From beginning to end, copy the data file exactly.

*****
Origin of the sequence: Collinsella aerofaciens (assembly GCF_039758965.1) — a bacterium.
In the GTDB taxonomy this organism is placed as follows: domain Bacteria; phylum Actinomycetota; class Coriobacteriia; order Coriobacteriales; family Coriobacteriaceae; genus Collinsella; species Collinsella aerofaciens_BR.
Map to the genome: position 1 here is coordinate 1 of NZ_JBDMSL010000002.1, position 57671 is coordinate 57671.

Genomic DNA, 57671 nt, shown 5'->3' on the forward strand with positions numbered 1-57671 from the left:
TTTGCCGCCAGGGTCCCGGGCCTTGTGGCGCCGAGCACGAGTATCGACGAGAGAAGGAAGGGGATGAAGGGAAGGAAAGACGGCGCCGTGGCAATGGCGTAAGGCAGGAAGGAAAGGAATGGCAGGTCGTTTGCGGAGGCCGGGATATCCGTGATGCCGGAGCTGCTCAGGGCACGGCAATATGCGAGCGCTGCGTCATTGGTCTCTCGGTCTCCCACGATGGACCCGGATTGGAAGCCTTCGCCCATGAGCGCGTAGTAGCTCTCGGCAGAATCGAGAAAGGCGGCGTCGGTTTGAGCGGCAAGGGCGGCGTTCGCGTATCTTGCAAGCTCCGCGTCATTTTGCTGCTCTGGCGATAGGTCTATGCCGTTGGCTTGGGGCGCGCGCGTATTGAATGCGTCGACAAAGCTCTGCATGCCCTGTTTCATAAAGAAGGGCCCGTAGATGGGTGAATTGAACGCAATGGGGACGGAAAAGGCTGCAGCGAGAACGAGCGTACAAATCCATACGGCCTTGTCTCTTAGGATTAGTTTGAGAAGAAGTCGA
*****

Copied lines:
Origin of the sequence: Collinsella aerofaciens (assembly GCF_039758965.1) — a bacterium.
In the GTDB taxonomy this organism is placed as follows: domain Bacteria; phylum Actinomycetota; class Coriobacteriia; order Coriobacteriales; family Coriobacteriaceae; genus Collinsella; species Collinsella aerofaciens_BR.
Map to the genome: position 1 here is coordinate 1 of NZ_JBDMSL010000002.1, position 57671 is coordinate 57671.

Genomic DNA, 57671 nt, shown 5'->3' on the forward strand with positions numbered 1-57671 from the left:
TTTGCCGCCAGGGTCCCGGGCCTTGTGGCGCCGAGCACGAGTATCGACGAGAGAAGGAAGGGGATGAAGGGAAGGAAAGACGGCGCCGTGGCAATGGCGTAAGGCAGGAAGGAAAGGAATGGCAGGTCGTTTGCGGAGGCCGGGATATCCGTGATGCCGGAGCTGCTCAGGGCACGGCAATATGCGAGCGCTGCGTCATTGGTCTCTCGGTCTCCCACGATGGACCCGGATTGGAAGCCTTCGCCCATGAGCGCGTAGTAGCTCTCGGCAGAATCGAGAAAGGCGGCGTCGGTTTGAGCGGCAAGGGCGGCGTTCGCGTATCTTGCAAGCTCCGCGTCATTTTGCTGCTCTGGCGATAGGTCTATGCCGTTGGCTTGGGGCGCGCGCGTATTGAATGCGTCGACAAAGCTCTGCATGCCCTGTTTCATAAAGAAGGGCCCGTAGATGGGTGAATTGAACGCAATGGGGACGGAAAAGGCTGCAGCGAGAACGAGCGTACAAATCCATACGGCCTTGTCTCTTAGGATTAGTTTGAGAAGAAGTCGA